- Address issues with county libraries posting “woke” ideology.
- Reevaluate grants and be sure they are going to appropriate organizations.
Focus on Information Over Fear
One can see how, from these examples (to be clear, the state examples are established law, the county examples are in the planning stages) that nonprofits could easily inadvertently go against ever-changing regulations. This is especially true given that many nonprofits have spent the last few years updating employment, board, investment, partnership and program delivery policies to be more diverse and equitable. Organizations are now in the position of having to undo policies they’ve recently put into place.
What happens in the political realm almost always has some effect on the nonprofit sector. Many organizations are directly affected because they are partially funded by local, state or federal grants. Additionally, the need for specific types of services is affected by the ebb and flow of which political party has majority control.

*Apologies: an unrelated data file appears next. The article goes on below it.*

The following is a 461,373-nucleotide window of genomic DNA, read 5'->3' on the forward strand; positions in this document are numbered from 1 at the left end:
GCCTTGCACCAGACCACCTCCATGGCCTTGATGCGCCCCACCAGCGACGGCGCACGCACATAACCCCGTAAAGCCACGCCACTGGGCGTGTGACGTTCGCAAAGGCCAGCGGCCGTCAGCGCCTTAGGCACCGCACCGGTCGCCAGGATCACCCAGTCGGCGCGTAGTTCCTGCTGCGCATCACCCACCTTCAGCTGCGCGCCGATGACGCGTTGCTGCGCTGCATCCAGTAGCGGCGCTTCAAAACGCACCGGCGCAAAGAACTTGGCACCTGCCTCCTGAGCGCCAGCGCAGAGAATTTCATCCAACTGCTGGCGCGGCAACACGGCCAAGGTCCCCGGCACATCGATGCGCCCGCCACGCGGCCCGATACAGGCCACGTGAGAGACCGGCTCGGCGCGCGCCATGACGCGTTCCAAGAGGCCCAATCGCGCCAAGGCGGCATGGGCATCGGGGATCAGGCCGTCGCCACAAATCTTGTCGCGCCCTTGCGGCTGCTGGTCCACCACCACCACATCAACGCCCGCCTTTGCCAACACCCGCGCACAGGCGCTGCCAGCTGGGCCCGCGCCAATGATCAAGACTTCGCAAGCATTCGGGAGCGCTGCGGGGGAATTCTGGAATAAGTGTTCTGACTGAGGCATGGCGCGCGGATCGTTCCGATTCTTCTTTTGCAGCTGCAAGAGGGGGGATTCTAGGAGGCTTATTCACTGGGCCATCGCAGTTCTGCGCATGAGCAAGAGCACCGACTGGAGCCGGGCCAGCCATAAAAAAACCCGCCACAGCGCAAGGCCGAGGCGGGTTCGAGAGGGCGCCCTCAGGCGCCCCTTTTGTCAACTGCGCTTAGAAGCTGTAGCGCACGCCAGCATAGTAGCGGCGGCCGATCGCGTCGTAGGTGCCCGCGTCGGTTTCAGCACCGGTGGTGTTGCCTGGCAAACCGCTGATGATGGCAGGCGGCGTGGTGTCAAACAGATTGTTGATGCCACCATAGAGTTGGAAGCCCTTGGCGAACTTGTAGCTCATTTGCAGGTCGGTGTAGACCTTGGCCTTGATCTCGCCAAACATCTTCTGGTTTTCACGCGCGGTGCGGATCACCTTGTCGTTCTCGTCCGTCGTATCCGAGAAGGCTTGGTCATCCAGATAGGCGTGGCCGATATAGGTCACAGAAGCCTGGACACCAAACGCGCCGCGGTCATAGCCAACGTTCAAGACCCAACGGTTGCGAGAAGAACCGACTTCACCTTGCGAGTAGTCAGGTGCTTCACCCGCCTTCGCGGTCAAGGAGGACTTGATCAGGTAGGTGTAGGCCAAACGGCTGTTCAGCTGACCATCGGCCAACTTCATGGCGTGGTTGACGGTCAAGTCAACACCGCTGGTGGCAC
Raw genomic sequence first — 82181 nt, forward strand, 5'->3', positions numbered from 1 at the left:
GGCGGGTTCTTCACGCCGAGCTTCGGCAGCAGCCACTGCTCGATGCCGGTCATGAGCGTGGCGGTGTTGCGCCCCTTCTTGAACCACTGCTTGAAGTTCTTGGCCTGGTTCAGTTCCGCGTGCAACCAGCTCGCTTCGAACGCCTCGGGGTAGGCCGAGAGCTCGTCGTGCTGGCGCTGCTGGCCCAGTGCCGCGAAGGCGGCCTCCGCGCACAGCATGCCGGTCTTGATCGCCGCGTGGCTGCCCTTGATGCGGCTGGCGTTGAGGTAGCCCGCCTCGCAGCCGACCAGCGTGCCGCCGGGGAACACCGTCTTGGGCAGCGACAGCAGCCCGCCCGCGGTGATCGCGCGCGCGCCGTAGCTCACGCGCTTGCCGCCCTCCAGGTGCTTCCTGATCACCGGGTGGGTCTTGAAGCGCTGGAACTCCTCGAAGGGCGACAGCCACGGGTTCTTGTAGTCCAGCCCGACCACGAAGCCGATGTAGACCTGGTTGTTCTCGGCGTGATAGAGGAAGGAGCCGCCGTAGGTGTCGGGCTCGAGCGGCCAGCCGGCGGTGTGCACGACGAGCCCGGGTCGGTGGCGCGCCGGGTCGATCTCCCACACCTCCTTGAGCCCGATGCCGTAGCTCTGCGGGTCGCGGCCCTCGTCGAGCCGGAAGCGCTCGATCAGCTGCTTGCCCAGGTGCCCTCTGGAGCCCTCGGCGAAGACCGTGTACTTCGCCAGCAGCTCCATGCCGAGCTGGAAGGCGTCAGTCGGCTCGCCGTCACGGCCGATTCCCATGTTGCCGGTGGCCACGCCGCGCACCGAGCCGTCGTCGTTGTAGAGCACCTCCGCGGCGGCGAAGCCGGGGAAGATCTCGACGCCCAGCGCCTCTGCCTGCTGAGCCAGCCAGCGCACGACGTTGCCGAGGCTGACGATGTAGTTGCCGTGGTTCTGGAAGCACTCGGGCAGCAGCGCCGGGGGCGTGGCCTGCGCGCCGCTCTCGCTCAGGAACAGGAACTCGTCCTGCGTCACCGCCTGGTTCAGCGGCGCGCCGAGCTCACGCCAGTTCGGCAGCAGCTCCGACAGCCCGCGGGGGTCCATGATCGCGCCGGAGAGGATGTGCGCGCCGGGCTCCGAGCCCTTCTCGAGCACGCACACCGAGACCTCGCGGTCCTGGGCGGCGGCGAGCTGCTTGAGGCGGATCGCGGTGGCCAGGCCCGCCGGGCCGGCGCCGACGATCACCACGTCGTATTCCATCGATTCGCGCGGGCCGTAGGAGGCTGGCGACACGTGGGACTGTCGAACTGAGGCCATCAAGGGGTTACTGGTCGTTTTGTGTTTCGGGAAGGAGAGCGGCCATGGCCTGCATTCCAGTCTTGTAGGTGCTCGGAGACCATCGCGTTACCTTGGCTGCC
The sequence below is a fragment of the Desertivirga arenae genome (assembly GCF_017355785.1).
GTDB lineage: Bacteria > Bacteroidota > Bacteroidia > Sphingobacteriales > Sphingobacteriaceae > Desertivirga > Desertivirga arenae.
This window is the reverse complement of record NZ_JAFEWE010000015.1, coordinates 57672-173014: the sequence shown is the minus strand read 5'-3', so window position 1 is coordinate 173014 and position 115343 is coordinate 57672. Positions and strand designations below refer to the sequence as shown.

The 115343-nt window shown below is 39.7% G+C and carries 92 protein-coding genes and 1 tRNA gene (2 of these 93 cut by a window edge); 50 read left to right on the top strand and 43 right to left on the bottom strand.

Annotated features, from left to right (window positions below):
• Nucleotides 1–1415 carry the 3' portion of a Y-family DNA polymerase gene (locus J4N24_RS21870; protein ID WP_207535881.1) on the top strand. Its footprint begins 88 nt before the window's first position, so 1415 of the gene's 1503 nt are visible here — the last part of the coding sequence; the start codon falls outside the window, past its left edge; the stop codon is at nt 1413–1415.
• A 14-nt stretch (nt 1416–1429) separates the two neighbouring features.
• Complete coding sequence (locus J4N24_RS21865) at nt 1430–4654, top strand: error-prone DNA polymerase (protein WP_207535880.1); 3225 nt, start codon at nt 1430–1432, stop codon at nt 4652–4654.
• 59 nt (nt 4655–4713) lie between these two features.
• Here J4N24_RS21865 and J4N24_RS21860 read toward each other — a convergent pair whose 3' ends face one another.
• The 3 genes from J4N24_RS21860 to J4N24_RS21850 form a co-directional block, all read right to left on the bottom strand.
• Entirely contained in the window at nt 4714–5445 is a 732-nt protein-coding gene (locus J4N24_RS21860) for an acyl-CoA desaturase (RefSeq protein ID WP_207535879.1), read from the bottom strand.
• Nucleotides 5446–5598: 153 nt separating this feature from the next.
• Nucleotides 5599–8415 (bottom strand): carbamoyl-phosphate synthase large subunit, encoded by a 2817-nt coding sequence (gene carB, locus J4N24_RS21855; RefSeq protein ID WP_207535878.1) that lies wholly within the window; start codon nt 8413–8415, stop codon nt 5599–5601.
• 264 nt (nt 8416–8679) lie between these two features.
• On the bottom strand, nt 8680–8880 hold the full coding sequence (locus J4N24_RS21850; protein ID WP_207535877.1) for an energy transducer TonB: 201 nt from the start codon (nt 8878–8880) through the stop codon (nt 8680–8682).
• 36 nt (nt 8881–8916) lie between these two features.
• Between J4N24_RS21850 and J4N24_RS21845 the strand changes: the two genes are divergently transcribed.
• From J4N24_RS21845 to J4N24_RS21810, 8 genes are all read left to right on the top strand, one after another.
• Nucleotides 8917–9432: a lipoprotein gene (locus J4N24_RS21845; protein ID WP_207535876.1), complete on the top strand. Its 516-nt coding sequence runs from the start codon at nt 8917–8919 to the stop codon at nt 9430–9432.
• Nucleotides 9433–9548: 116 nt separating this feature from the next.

The Stop WOKE Act, however, means that some nonprofit organizations that have had almost no interaction with government agencies will now need to keep close track of new regulations and guidance and should likely evaluate their current actions to see if alterations should be made to be in compliance, such as the rule that DEI training for staff cannot be made a condition of employment.
Some citizens, organizations and sectors will work to negate the Stop WOKE Act and other legislation like it. In the meantime, erring on the side of caution is good for your nonprofit status.
The preceding blog was provided by an individual unaffiliated with NonProfit PRO. The views expressed within do not directly reflect the thoughts or opinions of NonProfit PRO.
Tracy Vanderneck is president of Phil-Com, a training and consulting company where she works with nonprofits across the U.S. on fundraising, board development and strategic planning. Tracy has more than 25 years of experience in fundraising, business development and sales. She holds a Master of Science in management with a concentration in nonprofit leadership, a graduate certificate in teaching and learning, and a DEI in the Workplace certificate. She is a Certified Fund Raising Executive (CFRE), an Association of Fundraising Professionals Master Trainer, and holds a BoardSource certificate in nonprofit board consulting. Additionally, she designs and delivers online fundraising training classes and serves as a Network for Good Personal Fundraising Coach.